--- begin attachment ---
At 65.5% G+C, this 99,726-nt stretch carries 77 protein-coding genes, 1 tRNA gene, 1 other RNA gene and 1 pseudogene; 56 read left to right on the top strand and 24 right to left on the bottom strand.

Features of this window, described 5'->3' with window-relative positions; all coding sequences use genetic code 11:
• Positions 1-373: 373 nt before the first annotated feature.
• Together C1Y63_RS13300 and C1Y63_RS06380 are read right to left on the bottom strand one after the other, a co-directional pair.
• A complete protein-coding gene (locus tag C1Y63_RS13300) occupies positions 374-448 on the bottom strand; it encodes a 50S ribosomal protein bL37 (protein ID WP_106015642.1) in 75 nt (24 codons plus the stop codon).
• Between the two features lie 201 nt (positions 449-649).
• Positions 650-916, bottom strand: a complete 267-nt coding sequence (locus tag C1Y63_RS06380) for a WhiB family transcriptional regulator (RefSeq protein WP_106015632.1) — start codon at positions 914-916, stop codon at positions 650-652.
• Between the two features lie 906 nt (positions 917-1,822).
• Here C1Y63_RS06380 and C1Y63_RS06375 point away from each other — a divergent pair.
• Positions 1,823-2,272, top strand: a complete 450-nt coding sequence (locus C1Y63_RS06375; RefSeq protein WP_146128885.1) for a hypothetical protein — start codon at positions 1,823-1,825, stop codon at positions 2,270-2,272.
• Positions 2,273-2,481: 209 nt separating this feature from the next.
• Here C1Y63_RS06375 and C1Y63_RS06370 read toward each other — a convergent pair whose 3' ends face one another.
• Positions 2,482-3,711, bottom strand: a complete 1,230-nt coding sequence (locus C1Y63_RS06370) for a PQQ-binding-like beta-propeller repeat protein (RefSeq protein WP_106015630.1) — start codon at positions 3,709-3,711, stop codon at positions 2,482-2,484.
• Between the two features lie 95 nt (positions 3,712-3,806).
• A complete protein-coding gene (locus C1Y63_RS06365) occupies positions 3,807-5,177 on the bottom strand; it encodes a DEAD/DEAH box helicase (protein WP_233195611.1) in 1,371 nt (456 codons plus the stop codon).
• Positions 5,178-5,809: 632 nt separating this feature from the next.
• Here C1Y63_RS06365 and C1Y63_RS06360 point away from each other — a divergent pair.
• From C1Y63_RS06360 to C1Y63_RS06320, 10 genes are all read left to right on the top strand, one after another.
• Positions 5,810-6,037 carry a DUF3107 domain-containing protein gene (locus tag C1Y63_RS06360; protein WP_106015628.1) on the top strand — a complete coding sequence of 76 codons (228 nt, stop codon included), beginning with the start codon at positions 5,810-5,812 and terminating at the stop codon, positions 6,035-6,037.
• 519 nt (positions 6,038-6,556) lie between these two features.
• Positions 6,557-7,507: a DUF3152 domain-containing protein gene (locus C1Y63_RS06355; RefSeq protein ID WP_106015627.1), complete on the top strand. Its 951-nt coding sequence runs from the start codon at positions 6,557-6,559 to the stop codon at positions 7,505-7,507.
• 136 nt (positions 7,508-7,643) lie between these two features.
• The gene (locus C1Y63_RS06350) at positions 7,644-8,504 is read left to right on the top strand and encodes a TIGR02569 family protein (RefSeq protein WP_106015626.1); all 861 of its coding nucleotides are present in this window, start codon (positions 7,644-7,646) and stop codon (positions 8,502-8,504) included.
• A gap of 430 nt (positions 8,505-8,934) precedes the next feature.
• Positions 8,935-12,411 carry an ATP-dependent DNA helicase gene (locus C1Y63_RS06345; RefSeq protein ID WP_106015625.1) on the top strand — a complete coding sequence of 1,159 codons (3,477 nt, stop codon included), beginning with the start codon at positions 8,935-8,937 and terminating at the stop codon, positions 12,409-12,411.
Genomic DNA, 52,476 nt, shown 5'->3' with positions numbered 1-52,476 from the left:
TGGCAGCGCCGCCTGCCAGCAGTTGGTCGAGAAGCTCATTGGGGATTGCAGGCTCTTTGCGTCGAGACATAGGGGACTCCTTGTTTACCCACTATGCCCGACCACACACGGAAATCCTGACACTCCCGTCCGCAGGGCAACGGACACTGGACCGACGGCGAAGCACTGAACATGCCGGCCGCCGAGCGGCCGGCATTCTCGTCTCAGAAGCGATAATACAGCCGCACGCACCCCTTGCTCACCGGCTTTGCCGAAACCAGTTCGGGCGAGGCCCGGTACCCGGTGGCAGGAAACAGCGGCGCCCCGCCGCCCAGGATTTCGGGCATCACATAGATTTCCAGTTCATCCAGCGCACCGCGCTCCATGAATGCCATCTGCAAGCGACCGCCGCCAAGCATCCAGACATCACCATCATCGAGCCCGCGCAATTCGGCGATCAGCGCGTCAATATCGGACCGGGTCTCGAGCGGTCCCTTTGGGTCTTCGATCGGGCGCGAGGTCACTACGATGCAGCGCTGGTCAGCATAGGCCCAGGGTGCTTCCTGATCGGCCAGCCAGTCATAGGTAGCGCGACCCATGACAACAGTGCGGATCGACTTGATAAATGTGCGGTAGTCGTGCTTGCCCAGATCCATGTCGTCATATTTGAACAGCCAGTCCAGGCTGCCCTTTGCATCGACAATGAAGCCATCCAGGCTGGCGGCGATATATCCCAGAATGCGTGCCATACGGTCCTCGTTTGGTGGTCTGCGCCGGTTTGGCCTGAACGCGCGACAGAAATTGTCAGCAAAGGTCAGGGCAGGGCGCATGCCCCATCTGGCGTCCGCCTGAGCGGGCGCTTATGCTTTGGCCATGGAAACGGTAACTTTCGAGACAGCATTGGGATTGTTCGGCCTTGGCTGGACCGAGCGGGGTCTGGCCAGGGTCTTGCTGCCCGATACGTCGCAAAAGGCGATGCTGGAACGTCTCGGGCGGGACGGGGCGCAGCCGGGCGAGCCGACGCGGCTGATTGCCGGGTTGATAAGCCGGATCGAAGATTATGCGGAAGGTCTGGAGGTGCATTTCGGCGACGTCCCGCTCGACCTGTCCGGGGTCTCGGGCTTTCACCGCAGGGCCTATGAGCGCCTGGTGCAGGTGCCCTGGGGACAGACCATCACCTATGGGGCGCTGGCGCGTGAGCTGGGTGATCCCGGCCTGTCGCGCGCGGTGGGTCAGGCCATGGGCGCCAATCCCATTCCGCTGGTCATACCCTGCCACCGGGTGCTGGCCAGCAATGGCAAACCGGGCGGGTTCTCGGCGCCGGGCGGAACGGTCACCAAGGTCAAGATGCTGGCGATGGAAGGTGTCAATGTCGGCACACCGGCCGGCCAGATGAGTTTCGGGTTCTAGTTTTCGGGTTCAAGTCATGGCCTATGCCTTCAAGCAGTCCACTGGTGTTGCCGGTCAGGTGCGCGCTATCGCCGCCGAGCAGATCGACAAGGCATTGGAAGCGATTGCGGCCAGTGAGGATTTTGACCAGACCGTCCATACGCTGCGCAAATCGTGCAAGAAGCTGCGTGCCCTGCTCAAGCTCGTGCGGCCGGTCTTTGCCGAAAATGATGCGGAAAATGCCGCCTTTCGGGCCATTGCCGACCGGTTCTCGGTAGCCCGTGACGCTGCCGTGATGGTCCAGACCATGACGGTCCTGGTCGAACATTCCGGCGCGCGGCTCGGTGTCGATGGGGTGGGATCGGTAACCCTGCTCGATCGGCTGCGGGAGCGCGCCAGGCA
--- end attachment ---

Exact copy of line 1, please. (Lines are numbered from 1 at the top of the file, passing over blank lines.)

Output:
At 65.5% G+C, this 99,726-nt stretch carries 77 protein-coding genes, 1 tRNA gene, 1 other RNA gene and 1 pseudogene; 56 read left to right on the top strand and 24 right to left on the bottom strand.